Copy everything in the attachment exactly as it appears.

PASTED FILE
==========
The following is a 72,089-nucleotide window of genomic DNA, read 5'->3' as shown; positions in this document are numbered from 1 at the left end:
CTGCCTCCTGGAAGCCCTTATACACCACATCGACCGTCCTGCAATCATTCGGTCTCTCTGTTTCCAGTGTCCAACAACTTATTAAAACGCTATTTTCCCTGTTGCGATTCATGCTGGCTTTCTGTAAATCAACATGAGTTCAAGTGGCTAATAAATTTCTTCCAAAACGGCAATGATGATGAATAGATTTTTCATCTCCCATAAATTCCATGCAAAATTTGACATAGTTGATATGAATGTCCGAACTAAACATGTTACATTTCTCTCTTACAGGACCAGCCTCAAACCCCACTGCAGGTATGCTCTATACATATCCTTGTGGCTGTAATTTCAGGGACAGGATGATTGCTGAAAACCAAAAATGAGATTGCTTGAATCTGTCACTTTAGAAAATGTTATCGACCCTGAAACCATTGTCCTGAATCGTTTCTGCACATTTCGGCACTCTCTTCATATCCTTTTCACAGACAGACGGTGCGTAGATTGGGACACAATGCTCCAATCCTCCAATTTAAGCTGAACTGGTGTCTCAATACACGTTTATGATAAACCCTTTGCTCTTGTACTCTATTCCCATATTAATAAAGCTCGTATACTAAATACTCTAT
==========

The following is a 72,089-nucleotide window of genomic DNA, read 5'->3' as shown; positions in this document are numbered from 1 at the left end:
CTGCCTCCTGGAAGCCCTTATACACCACATCGACCGTCCTGCAATCATTCGGTCTCTCTGTTTCCAGTGTCCAACAACTTATTAAAACGCTATTTTCCCTGTTGCGATTCATGCTGGCTTTCTGTAAATCAACATGAGTTCAAGTGGCTAATAAATTTCTTCCAAAACGGCAATGATGATGAATAGATTTTTCATCTCCCATAAATTCCATGCAAAATTTGACATAGTTGATATGAATGTCCGAACTAAACATGTTACATTTCTCTCTTACAGGACCAGCCTCAAACCCCACTGCAGGTATGCTCTATACATATCCTTGTGGCTGTAATTTCAGGGACAGGATGATTGCTGAAAACCAAAAATGAGATTGCTTGAATCTGTCACTTTAGAAAATGTTATCGACCCTGAAACCATTGTCCTGAATCGTTTCTGCACATTTCGGCACTCTCTTCATATCCTTTTCACAGACAGACGGTGCGTAGATTGGGACACAATGCTCCAATCCTCCAATTTAAGCTGAACTGGTGTCTCAATACACGTTTATGATAAACCCTTTGCTCTTGTACTCTATTCCCATATTAATAAAGCTCGTATACTAAATACTCTAT